Qualifications vary between academic, applied, professional, or technical corresponding to labor market and development needs, renewable knowledge, and rapid changes demanded by cognitive and technical transformations of work environments. These qualifications may be in a specific field or interdisciplinary. To this end, the NQF identifies two types of qualifications: Primary and Supplemental Qualifications.
Primary Qualification: a qualification associated with formal education and recognition representing an integrated curriculum of knowledge, skills, and values that qualify the learner to enter the labor market or to continue learning. Examples of a Primary Qualification include secondary education certificates, and Bachelor's, or others.
Supplemental Qualification: a qualification encompassing a set of knowledge, skills, and values, however that occurs in shorter duration and to lesser levels of depth and breadth than a Major Qualification. This type of qualification is often used for purposes of meeting job performance requirements, to pursue further education in later stages, or for career mobility purposes. Examples include, but are not limited to diplomas, and professional certifications at various levels.
Qualifications originate from major-specialized programs built on a scientific basis -representing either a single knowledge discipline or cross-disciplinary, based on scientific evidence in which more than one discipline is involved, with specific outcomes that cannot be achieved through a single knowledge discipline. Providing the total knowledge acquired from other modules does not exceed 10%, in light of the following:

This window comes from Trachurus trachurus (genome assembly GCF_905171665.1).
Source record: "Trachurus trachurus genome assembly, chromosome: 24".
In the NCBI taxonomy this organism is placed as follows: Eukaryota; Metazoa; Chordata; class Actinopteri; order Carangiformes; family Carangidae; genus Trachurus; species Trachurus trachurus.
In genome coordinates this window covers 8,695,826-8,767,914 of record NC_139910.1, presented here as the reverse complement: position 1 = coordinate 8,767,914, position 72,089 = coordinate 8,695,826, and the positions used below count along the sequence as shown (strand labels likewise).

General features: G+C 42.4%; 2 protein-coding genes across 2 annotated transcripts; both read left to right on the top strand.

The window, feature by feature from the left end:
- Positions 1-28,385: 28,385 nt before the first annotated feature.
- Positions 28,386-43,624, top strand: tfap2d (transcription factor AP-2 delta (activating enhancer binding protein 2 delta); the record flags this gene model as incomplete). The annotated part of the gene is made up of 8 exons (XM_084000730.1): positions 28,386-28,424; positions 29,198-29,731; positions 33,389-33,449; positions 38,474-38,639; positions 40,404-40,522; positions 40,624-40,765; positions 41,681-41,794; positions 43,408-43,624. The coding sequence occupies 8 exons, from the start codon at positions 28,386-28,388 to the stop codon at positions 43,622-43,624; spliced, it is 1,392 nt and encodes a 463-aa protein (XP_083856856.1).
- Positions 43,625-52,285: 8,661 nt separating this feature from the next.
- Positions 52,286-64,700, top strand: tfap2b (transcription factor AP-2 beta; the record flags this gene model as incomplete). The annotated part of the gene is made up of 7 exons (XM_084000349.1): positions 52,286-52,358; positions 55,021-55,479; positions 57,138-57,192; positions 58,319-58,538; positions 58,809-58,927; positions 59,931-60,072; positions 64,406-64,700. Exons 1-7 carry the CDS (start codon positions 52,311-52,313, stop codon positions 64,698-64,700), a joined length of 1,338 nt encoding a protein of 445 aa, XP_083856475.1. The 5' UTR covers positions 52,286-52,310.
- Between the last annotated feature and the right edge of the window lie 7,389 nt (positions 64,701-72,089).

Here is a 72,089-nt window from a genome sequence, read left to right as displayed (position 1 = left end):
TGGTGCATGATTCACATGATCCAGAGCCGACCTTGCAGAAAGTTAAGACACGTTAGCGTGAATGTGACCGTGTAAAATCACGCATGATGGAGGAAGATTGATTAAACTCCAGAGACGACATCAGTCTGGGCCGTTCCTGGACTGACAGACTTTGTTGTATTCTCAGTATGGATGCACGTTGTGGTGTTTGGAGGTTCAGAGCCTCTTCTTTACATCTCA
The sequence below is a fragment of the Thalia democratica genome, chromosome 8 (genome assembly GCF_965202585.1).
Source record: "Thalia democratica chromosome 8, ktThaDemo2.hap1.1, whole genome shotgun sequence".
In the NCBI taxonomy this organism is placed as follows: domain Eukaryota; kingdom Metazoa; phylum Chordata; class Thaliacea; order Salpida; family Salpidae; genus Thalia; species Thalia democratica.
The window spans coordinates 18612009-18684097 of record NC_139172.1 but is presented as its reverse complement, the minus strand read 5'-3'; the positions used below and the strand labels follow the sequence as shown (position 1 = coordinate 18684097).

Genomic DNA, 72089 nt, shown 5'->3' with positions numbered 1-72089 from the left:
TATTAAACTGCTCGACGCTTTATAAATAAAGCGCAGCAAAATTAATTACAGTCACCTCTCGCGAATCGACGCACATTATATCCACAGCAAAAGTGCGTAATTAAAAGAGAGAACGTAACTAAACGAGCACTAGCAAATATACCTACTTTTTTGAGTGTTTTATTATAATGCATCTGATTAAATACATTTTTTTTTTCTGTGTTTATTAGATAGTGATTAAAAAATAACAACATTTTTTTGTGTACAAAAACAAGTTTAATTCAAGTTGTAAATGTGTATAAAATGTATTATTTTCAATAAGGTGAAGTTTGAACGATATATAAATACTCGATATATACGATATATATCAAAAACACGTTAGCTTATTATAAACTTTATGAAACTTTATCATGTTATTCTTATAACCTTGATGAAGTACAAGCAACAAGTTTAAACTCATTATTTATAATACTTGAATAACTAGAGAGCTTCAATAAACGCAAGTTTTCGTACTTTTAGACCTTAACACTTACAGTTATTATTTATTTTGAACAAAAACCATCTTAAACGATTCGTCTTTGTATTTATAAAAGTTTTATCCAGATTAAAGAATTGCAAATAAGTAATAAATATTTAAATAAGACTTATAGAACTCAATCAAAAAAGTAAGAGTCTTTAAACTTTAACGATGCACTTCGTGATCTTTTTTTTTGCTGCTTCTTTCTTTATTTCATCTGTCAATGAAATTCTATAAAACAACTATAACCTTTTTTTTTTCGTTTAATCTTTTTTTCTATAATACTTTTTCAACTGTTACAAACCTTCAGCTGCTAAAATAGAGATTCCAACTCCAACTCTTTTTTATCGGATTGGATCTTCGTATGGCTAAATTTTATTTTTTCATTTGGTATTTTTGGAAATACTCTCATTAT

- A Major Specialization is a specialty subject-area studied in college or any other recognized educational institution. The number of credit hours for a major specialization should be a minimum of 30% and a maximum of 60% of the primary requirements for the specialization. University requirements are not included thereof. These requirements should be included in the learner's transcript.
- A Minor Specialization is a subject-area studied outside the primary area of specialization in college or any recognized educational institution. The number of credit hours for a minor specialization should be a minimum of 25% and a maximum of 30% of the primary requirements for the specialization. This should be included in the learner's transcript along with the specialization field.